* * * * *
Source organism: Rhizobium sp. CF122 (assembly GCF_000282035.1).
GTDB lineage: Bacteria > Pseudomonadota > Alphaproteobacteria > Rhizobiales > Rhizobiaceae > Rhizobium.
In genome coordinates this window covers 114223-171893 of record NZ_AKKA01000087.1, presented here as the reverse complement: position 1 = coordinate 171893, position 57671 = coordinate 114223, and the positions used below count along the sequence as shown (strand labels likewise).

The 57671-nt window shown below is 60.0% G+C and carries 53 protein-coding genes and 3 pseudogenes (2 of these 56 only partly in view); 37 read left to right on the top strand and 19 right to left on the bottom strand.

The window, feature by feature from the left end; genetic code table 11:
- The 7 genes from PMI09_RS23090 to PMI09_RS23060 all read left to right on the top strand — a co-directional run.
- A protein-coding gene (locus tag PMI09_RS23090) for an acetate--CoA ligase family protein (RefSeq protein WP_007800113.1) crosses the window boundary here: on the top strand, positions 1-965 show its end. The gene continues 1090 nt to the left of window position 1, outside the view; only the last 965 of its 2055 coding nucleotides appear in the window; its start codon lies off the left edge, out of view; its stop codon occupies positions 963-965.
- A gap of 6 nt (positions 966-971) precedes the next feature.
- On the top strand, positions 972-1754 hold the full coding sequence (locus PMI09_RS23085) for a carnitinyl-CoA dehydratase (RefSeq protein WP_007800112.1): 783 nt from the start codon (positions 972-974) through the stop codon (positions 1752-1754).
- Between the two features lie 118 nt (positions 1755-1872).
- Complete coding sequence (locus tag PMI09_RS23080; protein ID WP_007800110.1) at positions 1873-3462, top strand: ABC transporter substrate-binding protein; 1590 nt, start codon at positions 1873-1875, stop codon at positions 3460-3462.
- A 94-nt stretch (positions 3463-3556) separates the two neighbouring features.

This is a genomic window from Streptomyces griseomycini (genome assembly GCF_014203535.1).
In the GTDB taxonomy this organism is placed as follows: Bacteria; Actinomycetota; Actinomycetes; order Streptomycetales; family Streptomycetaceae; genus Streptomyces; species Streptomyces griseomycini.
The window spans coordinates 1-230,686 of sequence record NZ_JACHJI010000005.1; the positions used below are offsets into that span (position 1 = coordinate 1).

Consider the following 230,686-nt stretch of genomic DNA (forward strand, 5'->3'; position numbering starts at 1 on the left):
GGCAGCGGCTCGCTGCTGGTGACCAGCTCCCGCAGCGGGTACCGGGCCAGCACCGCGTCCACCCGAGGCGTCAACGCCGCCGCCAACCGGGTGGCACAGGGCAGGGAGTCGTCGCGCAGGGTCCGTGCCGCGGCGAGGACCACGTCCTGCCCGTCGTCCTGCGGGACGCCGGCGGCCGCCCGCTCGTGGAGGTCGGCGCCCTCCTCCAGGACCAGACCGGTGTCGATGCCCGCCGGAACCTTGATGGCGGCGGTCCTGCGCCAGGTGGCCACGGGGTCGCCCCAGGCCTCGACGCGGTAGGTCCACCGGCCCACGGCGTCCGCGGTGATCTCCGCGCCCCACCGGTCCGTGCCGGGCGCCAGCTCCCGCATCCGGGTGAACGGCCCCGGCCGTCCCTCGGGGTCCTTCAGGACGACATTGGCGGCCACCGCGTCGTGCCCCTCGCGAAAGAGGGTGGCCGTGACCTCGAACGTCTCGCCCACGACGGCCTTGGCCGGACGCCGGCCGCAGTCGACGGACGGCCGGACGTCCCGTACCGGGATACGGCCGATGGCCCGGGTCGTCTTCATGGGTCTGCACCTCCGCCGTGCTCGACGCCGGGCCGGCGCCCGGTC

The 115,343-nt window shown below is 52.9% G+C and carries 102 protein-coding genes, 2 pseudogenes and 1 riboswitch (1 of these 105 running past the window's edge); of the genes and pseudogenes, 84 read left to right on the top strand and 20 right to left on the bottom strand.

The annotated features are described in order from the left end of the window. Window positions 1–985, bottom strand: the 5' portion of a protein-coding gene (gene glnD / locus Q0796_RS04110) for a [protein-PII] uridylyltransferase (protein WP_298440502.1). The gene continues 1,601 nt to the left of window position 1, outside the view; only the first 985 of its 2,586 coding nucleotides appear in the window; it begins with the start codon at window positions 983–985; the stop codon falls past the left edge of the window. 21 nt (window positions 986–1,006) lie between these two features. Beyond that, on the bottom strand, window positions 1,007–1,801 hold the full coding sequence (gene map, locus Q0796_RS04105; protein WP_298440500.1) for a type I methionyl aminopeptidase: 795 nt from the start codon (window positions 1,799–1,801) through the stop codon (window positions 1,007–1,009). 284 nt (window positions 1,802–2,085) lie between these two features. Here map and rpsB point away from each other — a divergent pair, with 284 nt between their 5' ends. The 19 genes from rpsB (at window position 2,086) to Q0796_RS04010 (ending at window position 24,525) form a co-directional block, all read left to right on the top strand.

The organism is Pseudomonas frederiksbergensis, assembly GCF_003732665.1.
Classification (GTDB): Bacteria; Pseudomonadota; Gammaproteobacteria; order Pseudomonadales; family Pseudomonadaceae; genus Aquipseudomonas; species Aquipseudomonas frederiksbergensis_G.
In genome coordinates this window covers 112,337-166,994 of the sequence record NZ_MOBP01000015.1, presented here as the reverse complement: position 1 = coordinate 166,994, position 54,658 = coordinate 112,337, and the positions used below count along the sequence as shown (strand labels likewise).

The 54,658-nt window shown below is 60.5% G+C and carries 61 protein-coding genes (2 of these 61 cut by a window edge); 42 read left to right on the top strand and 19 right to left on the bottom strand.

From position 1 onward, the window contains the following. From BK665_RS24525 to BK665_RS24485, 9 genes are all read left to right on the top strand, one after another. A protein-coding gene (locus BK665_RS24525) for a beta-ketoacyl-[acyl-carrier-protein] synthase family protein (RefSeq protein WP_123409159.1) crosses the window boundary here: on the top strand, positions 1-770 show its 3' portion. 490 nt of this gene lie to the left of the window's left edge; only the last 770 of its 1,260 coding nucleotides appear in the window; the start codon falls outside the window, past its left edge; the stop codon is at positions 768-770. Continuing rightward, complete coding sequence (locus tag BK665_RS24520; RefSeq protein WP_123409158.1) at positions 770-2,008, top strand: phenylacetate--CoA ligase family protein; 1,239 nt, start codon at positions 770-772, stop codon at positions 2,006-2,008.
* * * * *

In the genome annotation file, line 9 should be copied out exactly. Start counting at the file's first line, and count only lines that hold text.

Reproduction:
- On the top strand, positions 972-1754 hold the full coding sequence (locus PMI09_RS23085) for a carnitinyl-CoA dehydratase (RefSeq protein WP_007800112.1): 783 nt from the start codon (positions 972-974) through the stop codon (positions 1752-1754).